31 F3d 1039 United States v. Gentry

31 F.3d 1039

UNITED STATES of America, Plaintiff-Appellee,
Herbert Talmadge GENTRY, Jr., Defendant-Appellant.

No. 93-5213.

United States Court of Appeals,
Tenth Circuit.

Aug. 8, 1994.

Submitted on the briefs:*

Stephen J. Knorr, Federal Public Defender (Stephen J. Greubel, Asst. Federal Public Defender, with him on the brief), Tulsa, OK, for defendant-appellant.

Steven C. Lewis, U.S. Atty. (Allen J. Litchfield, Asst. U.S. Atty., with him on the brief), Tulsa, OK, for plaintiff-appellee.

Before SEYMOUR, Chief Judge, McKAY and BALDOCK, Circuit Judges.

BALDOCK, Circuit Judge.


Defendant Herbert Gentry pleaded guilty to one count of felon in possession of a firearm, 18 U.S.C. Sec. 922(g)(1). Defendant appeals his sentence, and we have jurisdiction under 18 U.S.C. Sec. 3742.


Following Defendant's guilty plea, the United States Probation Office prepared and filed a presentence report. The report indicated that Defendant had ten prior convictions that were more than fifteen years old from the date of the instant offense, and thus were not counted in the computation of his criminal history.1 As an Armed Career Criminal, Defendant was assigned criminal history category VI. Concluding that criminal history category VI did not adequately represent Defendant's criminal history, the report recommended an upward departure to an "artificial" category IX. At sentencing, the district court adopted the recommendations of the presentence report and departed upward from the applicable guideline range stating in pertinent part:


The court has studied the criminal history category and recognizes that [Defendant's] criminal history includes ten separate legal law violations that were not assigned any criminal history points due to the time considerations, each conviction not considered but what I consider is a related case in accordance with 4A1.2(a)2 and the court is of the conclusion that the criminal history categories are not sufficiently taken into consideration and therefore an upward departure would be appropriate.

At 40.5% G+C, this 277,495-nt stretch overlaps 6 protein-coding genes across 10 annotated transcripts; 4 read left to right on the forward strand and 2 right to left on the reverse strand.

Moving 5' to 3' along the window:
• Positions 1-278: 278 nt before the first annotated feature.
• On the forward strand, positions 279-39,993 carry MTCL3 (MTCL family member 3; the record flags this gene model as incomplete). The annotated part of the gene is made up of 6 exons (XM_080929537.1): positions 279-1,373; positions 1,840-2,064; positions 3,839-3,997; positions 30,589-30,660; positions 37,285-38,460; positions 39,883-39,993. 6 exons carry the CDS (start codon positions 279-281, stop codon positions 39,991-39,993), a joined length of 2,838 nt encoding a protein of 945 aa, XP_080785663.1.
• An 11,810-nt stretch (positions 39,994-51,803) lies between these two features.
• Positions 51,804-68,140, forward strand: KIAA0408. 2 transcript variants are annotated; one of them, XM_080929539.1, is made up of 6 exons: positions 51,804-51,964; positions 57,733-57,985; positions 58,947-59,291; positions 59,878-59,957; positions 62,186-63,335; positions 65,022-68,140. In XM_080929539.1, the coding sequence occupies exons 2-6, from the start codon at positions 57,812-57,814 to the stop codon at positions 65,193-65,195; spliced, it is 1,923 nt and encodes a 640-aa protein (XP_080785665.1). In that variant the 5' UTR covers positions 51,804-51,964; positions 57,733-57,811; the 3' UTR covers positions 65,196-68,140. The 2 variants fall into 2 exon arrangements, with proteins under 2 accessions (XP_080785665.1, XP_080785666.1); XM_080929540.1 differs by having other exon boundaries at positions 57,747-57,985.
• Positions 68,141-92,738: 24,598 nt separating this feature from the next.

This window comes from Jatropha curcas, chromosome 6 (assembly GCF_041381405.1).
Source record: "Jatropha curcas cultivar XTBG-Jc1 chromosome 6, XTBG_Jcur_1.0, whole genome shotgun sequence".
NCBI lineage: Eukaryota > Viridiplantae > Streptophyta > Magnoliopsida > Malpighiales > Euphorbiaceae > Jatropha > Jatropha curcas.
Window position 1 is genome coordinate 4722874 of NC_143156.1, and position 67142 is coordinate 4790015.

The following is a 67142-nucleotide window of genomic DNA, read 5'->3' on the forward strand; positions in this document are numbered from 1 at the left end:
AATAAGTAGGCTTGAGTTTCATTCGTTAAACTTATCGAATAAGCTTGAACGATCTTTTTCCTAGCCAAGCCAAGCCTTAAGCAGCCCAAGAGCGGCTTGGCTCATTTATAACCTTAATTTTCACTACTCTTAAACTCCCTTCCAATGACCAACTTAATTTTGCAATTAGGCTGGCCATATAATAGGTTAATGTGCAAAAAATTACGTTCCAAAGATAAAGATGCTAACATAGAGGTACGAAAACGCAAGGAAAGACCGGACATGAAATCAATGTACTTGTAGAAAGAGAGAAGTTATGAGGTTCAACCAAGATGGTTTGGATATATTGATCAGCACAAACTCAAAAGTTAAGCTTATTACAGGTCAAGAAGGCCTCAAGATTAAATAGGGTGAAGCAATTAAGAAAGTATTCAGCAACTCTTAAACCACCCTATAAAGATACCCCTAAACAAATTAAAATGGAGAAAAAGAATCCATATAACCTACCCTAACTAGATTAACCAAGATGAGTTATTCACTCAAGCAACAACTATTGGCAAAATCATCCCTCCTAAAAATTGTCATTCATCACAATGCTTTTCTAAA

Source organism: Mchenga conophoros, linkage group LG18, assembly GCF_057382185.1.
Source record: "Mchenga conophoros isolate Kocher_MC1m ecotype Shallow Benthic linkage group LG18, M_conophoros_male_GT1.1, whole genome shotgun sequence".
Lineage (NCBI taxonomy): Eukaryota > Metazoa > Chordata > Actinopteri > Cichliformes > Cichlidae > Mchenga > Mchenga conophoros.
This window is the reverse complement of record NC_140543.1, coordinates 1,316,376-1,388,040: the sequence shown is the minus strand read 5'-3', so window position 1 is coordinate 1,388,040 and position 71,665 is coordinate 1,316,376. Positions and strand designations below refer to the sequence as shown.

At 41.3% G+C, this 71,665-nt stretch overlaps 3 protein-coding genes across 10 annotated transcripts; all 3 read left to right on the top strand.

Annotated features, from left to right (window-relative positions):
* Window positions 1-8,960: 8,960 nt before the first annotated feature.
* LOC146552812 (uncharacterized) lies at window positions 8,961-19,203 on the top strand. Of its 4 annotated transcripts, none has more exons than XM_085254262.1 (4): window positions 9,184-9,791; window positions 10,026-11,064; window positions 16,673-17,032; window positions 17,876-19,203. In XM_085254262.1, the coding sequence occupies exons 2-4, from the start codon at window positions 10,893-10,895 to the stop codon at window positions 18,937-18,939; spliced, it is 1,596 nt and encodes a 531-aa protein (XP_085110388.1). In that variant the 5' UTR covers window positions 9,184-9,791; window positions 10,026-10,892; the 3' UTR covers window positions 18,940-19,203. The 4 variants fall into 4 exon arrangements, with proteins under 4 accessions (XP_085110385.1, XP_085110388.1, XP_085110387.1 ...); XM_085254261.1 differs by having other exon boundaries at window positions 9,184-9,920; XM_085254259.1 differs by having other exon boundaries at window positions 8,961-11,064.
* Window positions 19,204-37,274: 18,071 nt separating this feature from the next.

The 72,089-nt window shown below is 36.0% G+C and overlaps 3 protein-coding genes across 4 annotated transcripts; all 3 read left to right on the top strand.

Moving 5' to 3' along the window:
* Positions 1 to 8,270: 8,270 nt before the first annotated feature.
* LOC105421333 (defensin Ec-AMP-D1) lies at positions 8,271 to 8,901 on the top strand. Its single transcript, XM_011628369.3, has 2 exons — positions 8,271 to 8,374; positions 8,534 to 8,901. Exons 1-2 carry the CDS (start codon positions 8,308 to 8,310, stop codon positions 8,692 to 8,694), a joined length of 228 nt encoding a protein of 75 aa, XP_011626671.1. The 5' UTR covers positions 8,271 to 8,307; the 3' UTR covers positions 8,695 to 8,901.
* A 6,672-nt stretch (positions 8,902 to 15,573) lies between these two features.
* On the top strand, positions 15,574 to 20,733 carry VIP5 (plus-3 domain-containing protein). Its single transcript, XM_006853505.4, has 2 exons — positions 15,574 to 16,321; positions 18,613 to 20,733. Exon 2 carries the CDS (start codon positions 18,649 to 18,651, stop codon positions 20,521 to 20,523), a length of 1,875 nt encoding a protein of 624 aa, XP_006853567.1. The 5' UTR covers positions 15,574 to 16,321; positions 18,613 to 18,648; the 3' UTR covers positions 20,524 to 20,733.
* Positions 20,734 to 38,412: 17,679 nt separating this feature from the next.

Tr. Vol. IV., p. 16.


The court departed upward from criminal history category VI to an "artificial" criminal history category IX. The court then sentenced Defendant to 360 months imprisonment, and this appeal followed.


On appeal, Defendant claims the district court erred in departing upward because it failed to sufficiently explain its reasons for the upward departure. We review de novo the district court's articulated reasons for departing upward from the guidelines. United States v. White, 893 F.2d 276, 277-78 (10th Cir.1990).


We first note that when a sentencing court departs upward from the applicable guideline range, the court must sufficiently explain its reasons for departure. United States v. Gardner, 905 F.2d 1432, 1435 (10th Cir.), cert. denied, 498 U.S. 875, 111 S.Ct. 202, 112 L.Ed.2d 163 (1990). "If the district court does not explicitly set forth the considerations that motivate its decision to depart upward from the Guidelines, we will not speculate as to what those considerations may have been." United States v. White, 893 F.2d 276, 278 (10th Cir.1990).


If the sentencing court determines that the defendant's criminal history category "does not adequately reflect the seriousness of the defendant's past criminal conduct or the likelihood that the defendant will commit other crimes," U.S.S.G. Sec. 4A1.3, the court may depart upward. Application note 8 to U.S.S.G. Sec. 4A1.2 provides that a court may depart upward based on an ancient offense--i.e., an offense over fifteen years old--"[i]f the court finds that [the ancient offense] ... is evidence of similar, or serious dissimilar, criminal conduct." U.S.S.G. Sec. 4A1.2, application n. 8 (emphasis added).


In Gardner, 905 F.2d at 1435, we upheld the district court's upward departure from the applicable criminal history category based on the defendant's fifteen-year-old armed robbery and bank robbery convictions. In departing upward, the district court had specifically found that "[the prior convictions] are so similar in nature to the present offense ... that I think they should be considered when the Court imposes sentence." Id. (emphasis added). In upholding the district court's decision to depart upward, we emphasized the need for the district court's clear articulation of its reasons before we could review the departure decision. Id. (citing United States v. White, 893 F.2d 276, 277-78 (10th Cir.1990)).


In the instant case, unlike in Gardner, the district court failed to sufficiently articulate its reasons for departing upward. The record indicates the court departed upward based upon Defendant's ten uncounted convictions. However, the court explained that it considered the convictions to be "related cases" under U.S.S.G. Sec. 4A1.2(a)(2), which is clearly not the case. See U.S.S.G. Sec. 4A1.2, application n. 3 ("[p]rior sentences are not considered related if they were for offenses that were separated by an intervening arrest."). Moreover, the district court failed to specifically find that Defendant's ten uncounted convictions were evidence of "similar" or "serious dissimilar" criminal conduct. See U.S.S.G. Sec. 4A1.2, application n. 8. Because the court failed to make such findings, and because the court's reasoning is not apparent from the record, we cannot adequately review the court's decision to depart.


We therefore REMAND the case to the district court for further findings in accordance with this opinion.


Both parties waived oral argument. The case is therefore submitted on the briefs


These ten convictions included two counts of burglary in the second degree in February 1969, two counts of petit larceny in February 1972, three counts of burglary in January 1973, and fraudulent breach of trust and two counts of forgery and uttering in October 1973